When he moved into malaria, Chambers also moved to the center of the story I wanted to tell: how the malaria campaign opened up a whole new understanding of aid. Over almost two years, I traveled with him across Africa to meetings with business people, governments and aid agencies, out in the villages, around malaria- research stations and through crowded wards of city hospitals. I watched Chambers pull off the ultimate piece of leverage: persuading the White House and the world’s biggest business, ExxonMobil, and the world’s biggest television show, American Idol, to produce a multibillion-dollar campaign whose extraordinary ambition was to eradicate malaria. Reaching that goal would take a few decades. But even the first stage of the campaign — distributing a bed net to everyone in the world who needed one — was stunningly successful. In a little over three years, Chambers and the malaria campaign distributed 382.5 million nets in Africa, a level of coverage that, if maintained, would save perhaps 2.5 million lives by 2015.
In December 2010, 17 months after my earlier visit, I returned to Apac. Emer was where I had left him, at his desk. Nothing else was the same. His figures showed that until June 2010, malaria was as bad as ever, up to 5,000 cases a week. But in June, the malaria campaign arrived with insecticide sprays and bed nets, and weekly cases fell to 3,594, then 2,843, and on to 2,426, 2,120, 1,684, 1,385 and finally 1,269. “You can see it!” exclaimed Emer. “You can witness it! Less children sick! Parents spending less money on medicine! Mothers spending more time on their gardens and going to the markets rather than spending four to five days every few months in hospital! When you went to the hospital before, it was full — full of people wailing and dying. You couldn’t count them! Now, for the first time ever, we are going to get on top of malaria!” Apac wasn’t the only thing that had changed, I said. Emer looked down at himself, as though administering a self-examination. “I am changed,” he concluded, “and I am happy. There is a reason to smile here again.”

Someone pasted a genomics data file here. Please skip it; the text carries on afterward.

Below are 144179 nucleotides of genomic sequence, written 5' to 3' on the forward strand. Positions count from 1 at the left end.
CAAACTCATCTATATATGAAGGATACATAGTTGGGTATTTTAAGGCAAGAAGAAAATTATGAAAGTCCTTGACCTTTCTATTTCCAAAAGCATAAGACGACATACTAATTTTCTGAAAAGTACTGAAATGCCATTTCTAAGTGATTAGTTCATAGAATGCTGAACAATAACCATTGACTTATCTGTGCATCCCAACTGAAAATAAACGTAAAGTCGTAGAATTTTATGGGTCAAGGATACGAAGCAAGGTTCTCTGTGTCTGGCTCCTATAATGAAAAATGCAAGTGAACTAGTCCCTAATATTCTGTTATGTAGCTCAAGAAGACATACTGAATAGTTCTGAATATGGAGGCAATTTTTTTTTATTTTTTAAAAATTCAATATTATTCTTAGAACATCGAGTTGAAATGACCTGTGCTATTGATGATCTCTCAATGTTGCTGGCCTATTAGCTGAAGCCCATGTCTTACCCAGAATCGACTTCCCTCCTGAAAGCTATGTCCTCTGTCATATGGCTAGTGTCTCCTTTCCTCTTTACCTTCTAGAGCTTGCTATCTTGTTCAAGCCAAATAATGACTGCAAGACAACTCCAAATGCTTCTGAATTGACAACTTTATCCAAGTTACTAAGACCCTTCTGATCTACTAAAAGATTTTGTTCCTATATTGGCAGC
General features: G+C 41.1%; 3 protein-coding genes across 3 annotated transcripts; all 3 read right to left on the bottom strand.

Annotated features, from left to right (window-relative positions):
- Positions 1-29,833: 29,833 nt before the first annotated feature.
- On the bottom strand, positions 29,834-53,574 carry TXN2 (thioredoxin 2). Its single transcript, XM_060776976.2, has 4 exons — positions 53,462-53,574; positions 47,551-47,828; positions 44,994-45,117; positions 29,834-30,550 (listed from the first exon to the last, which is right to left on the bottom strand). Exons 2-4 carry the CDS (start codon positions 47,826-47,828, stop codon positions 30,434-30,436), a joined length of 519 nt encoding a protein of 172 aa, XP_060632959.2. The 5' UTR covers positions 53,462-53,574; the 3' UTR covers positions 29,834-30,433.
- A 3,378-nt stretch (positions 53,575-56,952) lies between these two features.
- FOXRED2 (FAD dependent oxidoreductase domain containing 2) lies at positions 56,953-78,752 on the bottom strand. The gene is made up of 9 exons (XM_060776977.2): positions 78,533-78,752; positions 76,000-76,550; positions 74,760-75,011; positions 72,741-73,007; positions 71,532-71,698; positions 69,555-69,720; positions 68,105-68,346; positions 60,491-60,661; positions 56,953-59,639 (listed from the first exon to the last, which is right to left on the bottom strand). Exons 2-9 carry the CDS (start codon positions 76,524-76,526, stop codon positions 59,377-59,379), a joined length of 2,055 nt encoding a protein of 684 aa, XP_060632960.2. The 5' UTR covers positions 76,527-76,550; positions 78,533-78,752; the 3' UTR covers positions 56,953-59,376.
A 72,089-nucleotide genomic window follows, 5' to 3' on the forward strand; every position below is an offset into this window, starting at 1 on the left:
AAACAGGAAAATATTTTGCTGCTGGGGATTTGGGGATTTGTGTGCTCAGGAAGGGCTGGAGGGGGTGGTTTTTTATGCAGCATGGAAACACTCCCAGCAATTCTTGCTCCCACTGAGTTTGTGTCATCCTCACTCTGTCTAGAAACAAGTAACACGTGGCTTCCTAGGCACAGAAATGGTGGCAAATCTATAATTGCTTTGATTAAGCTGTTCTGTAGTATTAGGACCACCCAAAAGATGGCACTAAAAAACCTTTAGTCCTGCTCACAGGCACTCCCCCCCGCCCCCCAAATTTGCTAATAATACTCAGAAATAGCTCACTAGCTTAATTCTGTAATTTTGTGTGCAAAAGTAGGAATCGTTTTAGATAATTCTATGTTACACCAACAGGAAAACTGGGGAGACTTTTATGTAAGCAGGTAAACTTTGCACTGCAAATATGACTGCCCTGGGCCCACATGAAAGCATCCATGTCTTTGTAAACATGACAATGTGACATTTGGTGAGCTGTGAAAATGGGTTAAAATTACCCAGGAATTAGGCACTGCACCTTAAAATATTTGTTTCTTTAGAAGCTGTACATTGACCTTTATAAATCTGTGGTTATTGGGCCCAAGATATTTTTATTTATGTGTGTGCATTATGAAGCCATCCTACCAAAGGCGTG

Adapted from Lifeblood: How to Change the World, One Dead Mosquito at a Time, by Alex Perry, published by PublicAffairs (U.S.), Hurst (U.K.) and Picador Africa this month
This article originally appeared in the September 26, 2011 issue of TIME Europe.